Autopsy results released in MMA fighter's death - - Columbia, South Carolina

Autopsy results released in MMA fighter's death

Michael Kirkham during a MMA event in April 2010 Michael Kirkham during a MMA event in April 2010

By Jackie Faye - bio | email

COLUMBIA, SC (AP) - A Gaston man who died from injuries suffered in his professional Mixed Martial Arts debut died due to bleeding inside the brain, according to the coroner.

Aiken County Coroner Tim Carlton said Tuesday Michael Kirkham died from a subarachnoid hemorrhage of the brain due to the injuries and blows to the head he received during an MMA match Saturday night. Toxicology is pending and the manner of death has been ruled as accidental.

Carlton said Kirkham collapsed following Saturday night's fight at the USC Aiken Convocation Center. According to Carlton, Kirkham, nicknamed "Tree" because he is 6 feet, 9 inches tall, was taken to Aiken Regional Medical Center and never regained consciousness.

Kirkham had fought six times as an amateur before fighting as a professional, according to Carlton.

South Carolina law had prevented organized MMA-style competition until last summer, when state legislators approved a measure allowing the South Carolina Athletic Commission to regulate fights.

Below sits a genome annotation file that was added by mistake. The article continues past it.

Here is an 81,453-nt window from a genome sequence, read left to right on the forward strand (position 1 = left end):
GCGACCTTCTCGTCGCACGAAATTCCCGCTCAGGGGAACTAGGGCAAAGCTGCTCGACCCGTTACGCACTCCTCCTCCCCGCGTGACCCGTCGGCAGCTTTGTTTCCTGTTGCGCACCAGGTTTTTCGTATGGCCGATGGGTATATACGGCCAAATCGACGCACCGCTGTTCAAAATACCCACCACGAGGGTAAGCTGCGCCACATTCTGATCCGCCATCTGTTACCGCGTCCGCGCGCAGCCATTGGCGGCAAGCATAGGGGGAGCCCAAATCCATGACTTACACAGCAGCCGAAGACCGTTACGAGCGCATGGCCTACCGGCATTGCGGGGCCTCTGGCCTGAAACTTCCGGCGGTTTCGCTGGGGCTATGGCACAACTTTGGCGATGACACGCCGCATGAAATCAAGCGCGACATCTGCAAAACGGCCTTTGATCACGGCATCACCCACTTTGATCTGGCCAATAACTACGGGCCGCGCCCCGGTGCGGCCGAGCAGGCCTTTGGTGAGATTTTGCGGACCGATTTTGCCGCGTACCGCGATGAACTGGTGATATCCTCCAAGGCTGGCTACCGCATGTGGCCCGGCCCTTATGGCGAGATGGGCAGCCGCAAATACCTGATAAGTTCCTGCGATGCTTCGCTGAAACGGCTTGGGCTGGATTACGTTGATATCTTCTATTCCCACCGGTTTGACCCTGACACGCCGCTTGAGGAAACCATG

"I had two of my guys working as corners for him because he didn't have anybody with him," said Mark Mills, chief instructor at Columbia Martial Arts and Fitness.
Mills says injuries in the sport are rare and death is almost unheard of, but he emphasizes proper training is key. "You don't just want to have guys come in and start slamming each other," Mills said.

It's easy to tell from Kirkham's Facebook page that martial arts was his life, and he was excited about going pro. Kirkham's family said he would train in his yard in Gaston, even tie punching bags to a tree. That's something Mills doesn't recommend. "Definitely do not be out in backyards or in basements and stuff like that," said Mills.

Even though some of Mills' fighters were within feet of Kirkham when he collapsed, he says they're going to keep fighting. "This is something these guys train to do, it's something they love to do," Mills said. "It's part of their life for most of them and none of my guys are going to stop, that's for sure."

Copyright 2010 WIS. All rights reserved. AP contributed to this report.

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